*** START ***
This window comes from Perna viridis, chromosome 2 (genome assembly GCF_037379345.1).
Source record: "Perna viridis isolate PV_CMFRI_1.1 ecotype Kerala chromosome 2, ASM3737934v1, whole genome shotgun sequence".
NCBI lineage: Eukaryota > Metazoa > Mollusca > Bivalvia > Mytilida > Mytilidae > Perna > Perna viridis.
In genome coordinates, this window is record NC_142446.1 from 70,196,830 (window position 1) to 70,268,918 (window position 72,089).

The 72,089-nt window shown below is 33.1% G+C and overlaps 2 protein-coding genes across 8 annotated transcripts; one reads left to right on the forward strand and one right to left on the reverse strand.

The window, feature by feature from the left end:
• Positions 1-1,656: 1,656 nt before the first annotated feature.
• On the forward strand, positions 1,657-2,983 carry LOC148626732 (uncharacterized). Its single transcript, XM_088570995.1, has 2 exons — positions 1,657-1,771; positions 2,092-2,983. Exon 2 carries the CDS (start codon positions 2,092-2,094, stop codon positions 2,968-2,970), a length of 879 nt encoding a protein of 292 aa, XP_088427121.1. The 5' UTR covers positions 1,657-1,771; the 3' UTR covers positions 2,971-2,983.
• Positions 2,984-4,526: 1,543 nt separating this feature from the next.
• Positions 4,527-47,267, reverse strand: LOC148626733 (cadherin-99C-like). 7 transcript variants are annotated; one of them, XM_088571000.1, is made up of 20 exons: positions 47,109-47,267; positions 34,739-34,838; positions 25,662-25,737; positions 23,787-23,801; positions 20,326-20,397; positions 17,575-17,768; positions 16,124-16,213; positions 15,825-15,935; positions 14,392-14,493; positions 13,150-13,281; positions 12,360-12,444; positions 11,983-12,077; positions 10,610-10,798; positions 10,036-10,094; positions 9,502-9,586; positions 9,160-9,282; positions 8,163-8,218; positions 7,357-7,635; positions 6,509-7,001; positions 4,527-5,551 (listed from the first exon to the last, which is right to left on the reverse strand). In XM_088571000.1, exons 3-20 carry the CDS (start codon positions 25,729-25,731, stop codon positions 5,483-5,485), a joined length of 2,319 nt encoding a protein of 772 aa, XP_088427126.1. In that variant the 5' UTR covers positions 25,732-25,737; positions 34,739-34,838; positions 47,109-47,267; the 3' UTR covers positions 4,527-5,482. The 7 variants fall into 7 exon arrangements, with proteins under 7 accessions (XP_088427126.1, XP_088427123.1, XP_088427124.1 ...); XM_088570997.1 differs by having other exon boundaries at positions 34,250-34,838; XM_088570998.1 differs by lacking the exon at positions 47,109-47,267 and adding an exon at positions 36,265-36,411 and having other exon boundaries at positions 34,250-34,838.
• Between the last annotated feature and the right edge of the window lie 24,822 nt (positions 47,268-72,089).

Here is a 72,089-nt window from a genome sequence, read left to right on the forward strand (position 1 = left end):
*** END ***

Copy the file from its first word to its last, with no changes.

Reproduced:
This window comes from Perna viridis, chromosome 2 (genome assembly GCF_037379345.1).
Source record: "Perna viridis isolate PV_CMFRI_1.1 ecotype Kerala chromosome 2, ASM3737934v1, whole genome shotgun sequence".
NCBI lineage: Eukaryota > Metazoa > Mollusca > Bivalvia > Mytilida > Mytilidae > Perna > Perna viridis.
In genome coordinates, this window is record NC_142446.1 from 70,196,830 (window position 1) to 70,268,918 (window position 72,089).

The 72,089-nt window shown below is 33.1% G+C and overlaps 2 protein-coding genes across 8 annotated transcripts; one reads left to right on the forward strand and one right to left on the reverse strand.

The window, feature by feature from the left end:
• Positions 1-1,656: 1,656 nt before the first annotated feature.
• On the forward strand, positions 1,657-2,983 carry LOC148626732 (uncharacterized). Its single transcript, XM_088570995.1, has 2 exons — positions 1,657-1,771; positions 2,092-2,983. Exon 2 carries the CDS (start codon positions 2,092-2,094, stop codon positions 2,968-2,970), a length of 879 nt encoding a protein of 292 aa, XP_088427121.1. The 5' UTR covers positions 1,657-1,771; the 3' UTR covers positions 2,971-2,983.
• Positions 2,984-4,526: 1,543 nt separating this feature from the next.
• Positions 4,527-47,267, reverse strand: LOC148626733 (cadherin-99C-like). 7 transcript variants are annotated; one of them, XM_088571000.1, is made up of 20 exons: positions 47,109-47,267; positions 34,739-34,838; positions 25,662-25,737; positions 23,787-23,801; positions 20,326-20,397; positions 17,575-17,768; positions 16,124-16,213; positions 15,825-15,935; positions 14,392-14,493; positions 13,150-13,281; positions 12,360-12,444; positions 11,983-12,077; positions 10,610-10,798; positions 10,036-10,094; positions 9,502-9,586; positions 9,160-9,282; positions 8,163-8,218; positions 7,357-7,635; positions 6,509-7,001; positions 4,527-5,551 (listed from the first exon to the last, which is right to left on the reverse strand). In XM_088571000.1, exons 3-20 carry the CDS (start codon positions 25,729-25,731, stop codon positions 5,483-5,485), a joined length of 2,319 nt encoding a protein of 772 aa, XP_088427126.1. In that variant the 5' UTR covers positions 25,732-25,737; positions 34,739-34,838; positions 47,109-47,267; the 3' UTR covers positions 4,527-5,482. The 7 variants fall into 7 exon arrangements, with proteins under 7 accessions (XP_088427126.1, XP_088427123.1, XP_088427124.1 ...); XM_088570997.1 differs by having other exon boundaries at positions 34,250-34,838; XM_088570998.1 differs by lacking the exon at positions 47,109-47,267 and adding an exon at positions 36,265-36,411 and having other exon boundaries at positions 34,250-34,838.
• Between the last annotated feature and the right edge of the window lie 24,822 nt (positions 47,268-72,089).

Here is a 72,089-nt window from a genome sequence, read left to right on the forward strand (position 1 = left end):